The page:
Constructed in 1389 to commemorate the miraculous appearance of the Virgin the previous year, the Royal Monastery of Guadalupe sits at an altitude of 660 meters in the Villuerca Mountains of southwestern central Spain. With its main architectural features—the defensive walls, round towers, courtyards, and Gothic church—Guadalupe enjoyed prominence as the principal monastic institution under the patronage of the several Spanish kings, who enriched its collections with lavish gifts, including a new chancel with high altar and royal tombs, the reliquary chapel, and a magnificent new sacristy decorated with Francisco de Zurbarán's greatest paintings. Built by Arab craftsmen using their traditional materials of brick, colored stucco and tile, the cloister of Guadalupe makes use of highly elaborate arches borrowed from Islamic architecture and integrated into a Gothic scheme. The garden is marked by a blend of Christian and Islamic iconography. The monastery's royal patronage ended after its abandonment during the Napoleonic occupation of Spain and a lack of maintenance throughout the 19th century hastened its deterioration.
How We Helped
WMF initiated a preliminary conditions survey in the late 1980s of the materials used and the nature of the evident decay patterns. Between 1989 and 1992, WMF conducted a project that included the extensive restoration of the upper stage of the cloister, the stabilization of its lower register, an interpretive reconstruction of the original garden and fountain, replication of ceramic finials, and replication of the original polychromatic tile scheme of the spire of the templete, the fountain house of Guadalupe’s cloister. The completion of these projects focused on the importance of the monastery as an art and architectural complex and the completion of the project was celebrated in 1992, an auspicious year in Spain as many cities around the country celebrate the Quincentenary of Columbus’s voyages to the New World. WMF collaborated with the Institute for the Conservation and Restoration of Cultural Heritage in Madrid and the Autonomous Government of Extremadura on this project. In 1993, the site was inscribed on UNESCO’s World Heritage list.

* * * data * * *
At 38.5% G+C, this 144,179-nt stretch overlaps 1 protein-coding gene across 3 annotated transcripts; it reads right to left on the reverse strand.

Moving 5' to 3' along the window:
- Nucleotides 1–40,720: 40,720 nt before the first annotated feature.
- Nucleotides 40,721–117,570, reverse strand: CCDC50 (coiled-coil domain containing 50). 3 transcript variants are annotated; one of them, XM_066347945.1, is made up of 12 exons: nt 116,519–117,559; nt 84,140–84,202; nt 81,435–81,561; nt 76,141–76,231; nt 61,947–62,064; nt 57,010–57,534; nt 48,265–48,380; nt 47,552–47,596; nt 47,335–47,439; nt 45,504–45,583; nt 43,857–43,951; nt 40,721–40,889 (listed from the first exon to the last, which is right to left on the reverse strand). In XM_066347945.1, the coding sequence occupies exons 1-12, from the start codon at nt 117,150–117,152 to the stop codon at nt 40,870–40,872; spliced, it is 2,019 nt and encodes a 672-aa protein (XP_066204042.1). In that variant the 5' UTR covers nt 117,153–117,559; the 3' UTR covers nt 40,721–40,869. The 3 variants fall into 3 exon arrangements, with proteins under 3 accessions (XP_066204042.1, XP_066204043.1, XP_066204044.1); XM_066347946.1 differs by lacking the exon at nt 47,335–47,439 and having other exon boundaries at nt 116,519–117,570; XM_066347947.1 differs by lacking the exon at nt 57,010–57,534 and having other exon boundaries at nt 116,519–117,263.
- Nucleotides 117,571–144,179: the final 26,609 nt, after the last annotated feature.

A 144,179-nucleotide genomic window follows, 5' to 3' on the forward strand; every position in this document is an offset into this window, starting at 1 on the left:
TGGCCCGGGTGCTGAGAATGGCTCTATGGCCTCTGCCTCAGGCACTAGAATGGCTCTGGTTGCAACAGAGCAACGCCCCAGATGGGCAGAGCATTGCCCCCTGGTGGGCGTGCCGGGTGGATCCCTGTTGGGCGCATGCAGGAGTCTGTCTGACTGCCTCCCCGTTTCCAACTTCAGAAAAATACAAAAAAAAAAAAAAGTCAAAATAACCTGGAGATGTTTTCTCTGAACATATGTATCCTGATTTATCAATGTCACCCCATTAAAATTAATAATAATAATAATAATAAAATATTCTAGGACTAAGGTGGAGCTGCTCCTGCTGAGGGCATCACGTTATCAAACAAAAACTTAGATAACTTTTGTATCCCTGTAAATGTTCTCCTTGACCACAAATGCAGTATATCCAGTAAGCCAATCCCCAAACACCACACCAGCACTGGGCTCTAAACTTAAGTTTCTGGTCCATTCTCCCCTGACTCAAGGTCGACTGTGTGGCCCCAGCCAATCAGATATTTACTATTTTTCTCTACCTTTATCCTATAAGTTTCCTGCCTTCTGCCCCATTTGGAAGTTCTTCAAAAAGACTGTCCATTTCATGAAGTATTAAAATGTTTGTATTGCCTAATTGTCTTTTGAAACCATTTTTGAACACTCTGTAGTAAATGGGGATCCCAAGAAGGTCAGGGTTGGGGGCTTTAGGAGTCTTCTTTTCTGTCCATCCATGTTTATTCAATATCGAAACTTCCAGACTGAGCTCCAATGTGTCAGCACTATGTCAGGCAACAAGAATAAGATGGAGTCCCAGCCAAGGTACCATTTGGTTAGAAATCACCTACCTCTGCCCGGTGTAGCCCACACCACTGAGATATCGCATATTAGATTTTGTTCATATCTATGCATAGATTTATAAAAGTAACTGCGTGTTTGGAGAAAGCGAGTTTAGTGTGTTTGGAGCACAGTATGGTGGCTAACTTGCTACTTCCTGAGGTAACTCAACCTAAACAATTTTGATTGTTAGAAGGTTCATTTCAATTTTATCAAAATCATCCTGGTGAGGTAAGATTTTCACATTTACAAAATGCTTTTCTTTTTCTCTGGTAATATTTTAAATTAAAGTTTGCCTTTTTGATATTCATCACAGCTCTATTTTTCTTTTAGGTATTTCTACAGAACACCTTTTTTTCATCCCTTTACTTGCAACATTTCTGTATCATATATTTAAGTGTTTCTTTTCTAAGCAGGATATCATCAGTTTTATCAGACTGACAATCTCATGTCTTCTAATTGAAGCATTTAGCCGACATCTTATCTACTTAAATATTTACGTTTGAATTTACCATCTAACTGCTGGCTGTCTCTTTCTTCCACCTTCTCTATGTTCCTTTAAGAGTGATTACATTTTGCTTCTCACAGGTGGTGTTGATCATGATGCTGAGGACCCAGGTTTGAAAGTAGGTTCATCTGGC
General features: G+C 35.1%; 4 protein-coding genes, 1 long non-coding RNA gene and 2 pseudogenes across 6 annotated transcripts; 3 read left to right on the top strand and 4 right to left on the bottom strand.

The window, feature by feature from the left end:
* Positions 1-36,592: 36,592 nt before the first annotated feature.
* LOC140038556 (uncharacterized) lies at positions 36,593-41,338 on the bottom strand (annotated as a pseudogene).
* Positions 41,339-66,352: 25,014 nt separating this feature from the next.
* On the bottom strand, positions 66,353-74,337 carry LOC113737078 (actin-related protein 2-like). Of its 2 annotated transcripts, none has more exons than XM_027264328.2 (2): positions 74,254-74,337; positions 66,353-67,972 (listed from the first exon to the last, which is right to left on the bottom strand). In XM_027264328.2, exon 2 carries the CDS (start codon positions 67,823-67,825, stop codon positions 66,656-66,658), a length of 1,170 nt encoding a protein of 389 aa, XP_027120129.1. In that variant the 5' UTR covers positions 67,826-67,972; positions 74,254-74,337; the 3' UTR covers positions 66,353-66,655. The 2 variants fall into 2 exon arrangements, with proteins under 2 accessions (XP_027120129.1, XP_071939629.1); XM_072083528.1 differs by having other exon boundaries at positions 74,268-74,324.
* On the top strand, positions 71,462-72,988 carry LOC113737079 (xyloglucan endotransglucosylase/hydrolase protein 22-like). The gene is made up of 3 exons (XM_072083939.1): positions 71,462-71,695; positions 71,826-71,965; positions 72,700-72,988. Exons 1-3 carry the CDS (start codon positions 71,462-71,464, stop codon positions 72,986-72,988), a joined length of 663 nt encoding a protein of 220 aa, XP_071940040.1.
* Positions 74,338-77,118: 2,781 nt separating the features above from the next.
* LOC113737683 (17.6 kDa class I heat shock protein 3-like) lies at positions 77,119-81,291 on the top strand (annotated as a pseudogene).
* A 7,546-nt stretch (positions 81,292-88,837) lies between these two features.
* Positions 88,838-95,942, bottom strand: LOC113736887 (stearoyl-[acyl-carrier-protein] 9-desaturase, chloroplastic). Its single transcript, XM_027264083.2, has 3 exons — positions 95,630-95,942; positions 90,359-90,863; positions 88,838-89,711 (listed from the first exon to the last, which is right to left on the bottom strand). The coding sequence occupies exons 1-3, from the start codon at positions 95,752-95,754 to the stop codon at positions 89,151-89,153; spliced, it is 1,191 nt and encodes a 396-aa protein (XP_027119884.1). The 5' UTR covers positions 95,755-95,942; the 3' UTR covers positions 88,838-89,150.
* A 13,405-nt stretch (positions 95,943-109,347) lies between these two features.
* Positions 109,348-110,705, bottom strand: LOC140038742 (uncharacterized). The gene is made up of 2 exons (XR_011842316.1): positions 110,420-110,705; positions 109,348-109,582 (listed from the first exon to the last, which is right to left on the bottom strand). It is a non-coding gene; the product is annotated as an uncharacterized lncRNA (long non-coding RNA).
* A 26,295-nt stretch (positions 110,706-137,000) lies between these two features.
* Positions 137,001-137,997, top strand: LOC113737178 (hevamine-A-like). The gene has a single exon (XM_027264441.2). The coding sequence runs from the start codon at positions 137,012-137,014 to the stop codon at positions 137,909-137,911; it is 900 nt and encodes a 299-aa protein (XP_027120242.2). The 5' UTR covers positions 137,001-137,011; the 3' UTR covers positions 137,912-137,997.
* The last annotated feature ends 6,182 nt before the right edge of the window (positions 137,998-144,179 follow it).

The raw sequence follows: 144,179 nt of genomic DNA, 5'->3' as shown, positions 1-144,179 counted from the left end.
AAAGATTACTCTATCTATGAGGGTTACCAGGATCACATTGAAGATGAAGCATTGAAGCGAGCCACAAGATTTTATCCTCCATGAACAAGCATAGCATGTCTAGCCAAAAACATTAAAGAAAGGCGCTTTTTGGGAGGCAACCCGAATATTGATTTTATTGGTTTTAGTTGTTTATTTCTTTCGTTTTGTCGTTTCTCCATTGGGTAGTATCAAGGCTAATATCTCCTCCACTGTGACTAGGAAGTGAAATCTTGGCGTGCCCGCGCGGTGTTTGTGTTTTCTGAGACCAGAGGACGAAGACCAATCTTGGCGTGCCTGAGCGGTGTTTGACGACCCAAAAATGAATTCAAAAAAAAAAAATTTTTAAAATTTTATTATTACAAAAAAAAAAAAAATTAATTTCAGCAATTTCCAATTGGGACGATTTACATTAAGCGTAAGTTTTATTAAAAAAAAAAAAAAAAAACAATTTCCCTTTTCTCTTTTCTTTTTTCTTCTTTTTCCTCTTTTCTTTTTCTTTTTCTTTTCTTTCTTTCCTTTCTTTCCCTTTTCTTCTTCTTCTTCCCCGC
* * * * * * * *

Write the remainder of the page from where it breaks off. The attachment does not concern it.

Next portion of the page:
Why It Matters
The Royal Monastery of Guadalupe highlights the hybrid style created by the transfer of Islamic artistic traditions to European art and architecture. It was at this site that Columbus was presented to Queen Isabella, and petitioned her for his westward voyage of exploration. The principal cloister is one of the most splendid examples of mudejar, or Moorish, architecture to survive intact in Spain. The medieval monastic garden, a geometric design, with four walkways leading to the four sides of the centrally positioned square templete, symbolizes the sacredness and perfection of the number four in both Christianity and Islam. Guadalupe now operates as a museum of art, architecture, history, and religion as well as an active monastic community and one of the holiest pilgrimage sites of Christendom. The present hospedería facility in the monastery, located around the Patio of the Apothecaries, is run by the monks and continues a long tradition of receiving visitors to the site.